How Did England Become an Oligarchy?: Addressed to Parliamentary Reformers. To which is Added a Short Treatise on the First Principles of Political Government

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J. Madden, 1842 - 105 σελίδες
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Σελίδα 49 - He fairly told them, in his first speech, that, "if they should not do their duties, in contributing to the necessities of the state, he must, in discharge of his conscience, use those other means which God had put into his hands, in order to save that which the follies of some particular men may otherwise put in danger. Take not this for a threatening...
Σελίδα 48 - That the liberties, franchises, privileges, and jurisdictions of Parliament are the ancient and undoubted bifthright and inheritance of the subjects of England...
Σελίδα 71 - Long parliaments become therefore independent of the people, and when they do so, there always happens a most dangerous dependence elsewhere. Long parliaments give the minister an opportunity of getting acquaintance with members, of practising his several arts to win them into his schemes. This must be the work of time. Corruption is of so base a nature, that at first sight it is extremely shocking.
Σελίδα 72 - ... the last fatal compliment they can pay to the crown ; — if this should ever be the unhappy condition of this nation, the people indeed may complain ; but the doors of that place, where their complaints should be heard, will for ever be shut against them.
Σελίδα 32 - ... be seen, that when any lord is called to high estate, and hath not convenient livelihood to support the same dignity, it induceth great poverty and indigence, and causeth * oftentimes great extortion, imbracery and maintenance to be had, to the great trouble of all such countries where such estate shall happen to be...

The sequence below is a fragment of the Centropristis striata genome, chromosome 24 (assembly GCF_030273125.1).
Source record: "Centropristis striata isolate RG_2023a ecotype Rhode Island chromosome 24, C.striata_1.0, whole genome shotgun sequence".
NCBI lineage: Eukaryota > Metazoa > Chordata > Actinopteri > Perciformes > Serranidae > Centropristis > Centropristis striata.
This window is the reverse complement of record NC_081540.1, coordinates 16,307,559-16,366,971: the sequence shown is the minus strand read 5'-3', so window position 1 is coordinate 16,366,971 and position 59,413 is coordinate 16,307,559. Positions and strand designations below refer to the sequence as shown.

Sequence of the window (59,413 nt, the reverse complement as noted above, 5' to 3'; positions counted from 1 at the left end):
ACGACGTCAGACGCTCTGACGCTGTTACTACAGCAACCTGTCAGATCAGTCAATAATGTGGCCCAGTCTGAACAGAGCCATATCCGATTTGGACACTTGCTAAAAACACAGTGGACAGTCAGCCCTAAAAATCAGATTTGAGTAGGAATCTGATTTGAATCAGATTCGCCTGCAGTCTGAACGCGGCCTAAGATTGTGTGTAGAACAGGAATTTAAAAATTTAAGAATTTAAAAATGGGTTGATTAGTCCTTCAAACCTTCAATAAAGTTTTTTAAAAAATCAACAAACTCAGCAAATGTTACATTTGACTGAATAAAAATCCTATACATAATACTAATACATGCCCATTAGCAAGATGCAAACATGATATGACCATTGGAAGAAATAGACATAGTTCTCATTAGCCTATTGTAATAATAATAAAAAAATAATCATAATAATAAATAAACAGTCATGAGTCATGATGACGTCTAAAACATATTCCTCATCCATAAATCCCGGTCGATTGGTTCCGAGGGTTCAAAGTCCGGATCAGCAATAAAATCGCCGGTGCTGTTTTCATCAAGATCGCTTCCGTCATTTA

Σελίδα 72 - ... of the people, the offspring of his corruption, who will be at all times ready to reconcile and justify the most contradictory measures of his administration : and even to vote every crude indigested dream of their patron into a law : if the maintenance of his power should become the sole object of their attention, and they should be guilty of the, most violent breach of parliamentary trust, by giving the King a discretionary...
Σελίδα 34 - Eighth, doth not only take away the possessions which were given to him at the time of his creation, but also the dignity itself...
Σελίδα 55 - Is. 3d. per barrel on all their beer and ale,' with a proportionate sum on all other liquors sold throughout the kingdom. And it was enacted that a moiety of this tax 'shall be settled on the King's Majesty, his heirs and successors, in full recompense and satisfaction for all tenures in capite and by knight service, and of the courts of wards and liveries, and all emoluments thereby accruing, and in full satisfaction for all purveyance.
Σελίδα 34 - ... onus, yet it is very inconvenient that a dignity should be clothed with poverty; and in cases of writs, and such other legal proceedings, he is accounted in law a nobleman, and so ought to be called in respect of his dignity ; but yet, if he want possessions to maintain his estate, he cannot press the king, in justice, to grant him a writ to call him to the parliament, and so it was resolved in the case of the Lord...
Σελίδα 26 - He required that all slaves should be set free; that all commonages should be open to the poor as well as to the rich; and that a general pardon should be passed for the late outrages. Whilst he made these demands, he now and then lifted up his sword in a menacing manner; which insolence so raised the indignation of William...

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